‘Pandas of birds’ show up in Beijing thanks to improved ecological environment

By Hua Fang from People’s Daily

 

The trace of reed parrotbills, a rare species unique to China, were found around a wild animal disease surveillance station on the outskirts of Beijing, said the capital’s greening bureau in a recent news release published on the official website of state forestry administration.

 

It’s known that the 18-centimeter long bird, neither crow nor sparrow, is endemic to China. It’s named “Zhendan” in Chinese, as the first specimen of the type was found in east China’s Nanjing and “Zhendan” is how ancient Indian addressed China.

 

Reed parrotbill, what is now a living fossil of birds that once existed alongside dinosaurs, has been on the planet for about 450 million years.

 

Owing to the scarcity, the bird inhabited in reeds only is hailed as “pandas of birds,” and has been listed as a global endangered species and included into the IUCN Red List of Threatened Species, the world’s most comprehensive inventory of the global conservation status of plant and animal species.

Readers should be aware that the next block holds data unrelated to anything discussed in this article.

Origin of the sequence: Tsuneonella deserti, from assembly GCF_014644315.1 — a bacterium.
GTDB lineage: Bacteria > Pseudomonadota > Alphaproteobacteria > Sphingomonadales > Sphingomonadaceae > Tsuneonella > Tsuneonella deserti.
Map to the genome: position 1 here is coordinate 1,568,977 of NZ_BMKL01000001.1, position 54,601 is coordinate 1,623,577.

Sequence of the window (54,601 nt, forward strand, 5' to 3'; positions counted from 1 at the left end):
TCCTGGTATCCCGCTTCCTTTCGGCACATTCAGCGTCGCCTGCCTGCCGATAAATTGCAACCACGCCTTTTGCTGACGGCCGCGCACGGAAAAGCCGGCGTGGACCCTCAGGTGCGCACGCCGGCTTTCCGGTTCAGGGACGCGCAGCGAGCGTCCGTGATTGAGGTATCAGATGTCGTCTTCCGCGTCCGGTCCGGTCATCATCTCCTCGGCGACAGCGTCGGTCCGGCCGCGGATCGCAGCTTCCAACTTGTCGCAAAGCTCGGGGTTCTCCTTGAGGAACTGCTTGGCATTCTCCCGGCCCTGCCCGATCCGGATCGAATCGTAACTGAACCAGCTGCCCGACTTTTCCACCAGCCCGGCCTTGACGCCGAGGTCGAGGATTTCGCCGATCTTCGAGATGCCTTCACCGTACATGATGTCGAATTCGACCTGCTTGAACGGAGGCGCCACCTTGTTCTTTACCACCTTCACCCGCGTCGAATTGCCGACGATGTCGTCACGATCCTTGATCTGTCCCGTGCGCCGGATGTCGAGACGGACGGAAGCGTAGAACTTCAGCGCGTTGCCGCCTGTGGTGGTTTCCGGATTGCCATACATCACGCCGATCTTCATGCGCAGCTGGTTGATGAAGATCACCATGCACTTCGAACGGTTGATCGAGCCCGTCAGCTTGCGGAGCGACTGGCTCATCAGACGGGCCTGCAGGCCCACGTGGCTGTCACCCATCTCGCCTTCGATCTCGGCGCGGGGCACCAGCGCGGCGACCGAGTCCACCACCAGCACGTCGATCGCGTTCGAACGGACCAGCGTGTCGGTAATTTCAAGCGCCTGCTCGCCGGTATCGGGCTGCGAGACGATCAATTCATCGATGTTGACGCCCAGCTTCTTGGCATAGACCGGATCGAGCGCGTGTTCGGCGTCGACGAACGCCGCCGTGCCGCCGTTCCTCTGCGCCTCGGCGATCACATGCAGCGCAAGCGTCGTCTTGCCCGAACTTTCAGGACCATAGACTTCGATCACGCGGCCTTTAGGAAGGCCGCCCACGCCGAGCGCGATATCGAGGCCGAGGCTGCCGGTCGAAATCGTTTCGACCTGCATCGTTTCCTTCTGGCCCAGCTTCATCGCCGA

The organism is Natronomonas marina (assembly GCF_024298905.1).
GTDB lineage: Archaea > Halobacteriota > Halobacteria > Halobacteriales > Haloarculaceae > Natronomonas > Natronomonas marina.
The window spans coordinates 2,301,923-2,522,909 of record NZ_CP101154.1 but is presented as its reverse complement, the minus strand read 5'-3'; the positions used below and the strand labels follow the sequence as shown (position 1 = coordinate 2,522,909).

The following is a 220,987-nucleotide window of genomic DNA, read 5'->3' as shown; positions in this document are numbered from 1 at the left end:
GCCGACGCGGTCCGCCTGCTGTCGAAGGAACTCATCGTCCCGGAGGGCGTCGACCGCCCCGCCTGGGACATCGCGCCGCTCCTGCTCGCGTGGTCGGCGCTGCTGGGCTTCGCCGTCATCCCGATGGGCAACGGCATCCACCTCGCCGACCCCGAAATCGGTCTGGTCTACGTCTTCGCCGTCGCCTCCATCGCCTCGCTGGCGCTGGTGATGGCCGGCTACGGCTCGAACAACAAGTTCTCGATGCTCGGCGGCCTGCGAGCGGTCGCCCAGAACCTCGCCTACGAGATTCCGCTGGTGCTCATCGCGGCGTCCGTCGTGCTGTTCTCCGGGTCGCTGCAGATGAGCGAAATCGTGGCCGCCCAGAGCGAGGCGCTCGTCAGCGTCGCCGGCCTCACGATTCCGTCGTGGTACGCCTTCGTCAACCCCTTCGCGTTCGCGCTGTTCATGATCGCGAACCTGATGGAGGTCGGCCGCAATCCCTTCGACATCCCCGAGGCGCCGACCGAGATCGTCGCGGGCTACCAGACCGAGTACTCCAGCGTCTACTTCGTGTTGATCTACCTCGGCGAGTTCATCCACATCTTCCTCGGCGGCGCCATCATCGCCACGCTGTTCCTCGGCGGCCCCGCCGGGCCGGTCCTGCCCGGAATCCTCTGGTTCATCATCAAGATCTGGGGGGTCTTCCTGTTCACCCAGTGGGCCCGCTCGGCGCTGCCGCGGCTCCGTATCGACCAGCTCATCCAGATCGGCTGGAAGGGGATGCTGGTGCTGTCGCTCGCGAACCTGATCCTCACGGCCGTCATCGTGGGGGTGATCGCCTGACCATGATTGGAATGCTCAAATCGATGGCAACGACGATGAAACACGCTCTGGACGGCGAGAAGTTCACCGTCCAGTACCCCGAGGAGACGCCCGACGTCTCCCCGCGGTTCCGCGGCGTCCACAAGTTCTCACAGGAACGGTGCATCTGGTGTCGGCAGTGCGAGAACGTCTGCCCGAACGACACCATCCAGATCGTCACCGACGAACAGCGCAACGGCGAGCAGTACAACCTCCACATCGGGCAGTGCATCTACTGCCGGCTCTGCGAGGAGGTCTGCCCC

Birds are likely to live and breed in a quiet and sound ecological environment that features a complete food chain and ample food, said Zhang Zhiming, director of the Division of Wildlife Conservation at the Beijing Gardening and Greening Bureau.

 

The appearance of reed parrotbills, to some extent, indicates the improved ecosystem around the Niukouyu area, he added.

Since Niukouyu terrestrial wild animal surveillance station was built in 2006, local ecosystem has seen gradual improvement with thriving plankton, fish and shrimp and an increasing number of birds attracted to live or spend winter there.

 

Pics:

Reed parrotbills live in the reeds. (Photo: People’s Daily Online)

Reed parrotbills live in the reeds. (Photo: People’s Daily Online)

 

Reed parrotbills find food during the cold weather. (Photo: People’s Daily Online)

Reed parrotbills find food during the cold weather. (Photo: People’s Daily Online)

 

 

Reed parrotbills find food during the cold weather. (Photo: People’s Daily Online)

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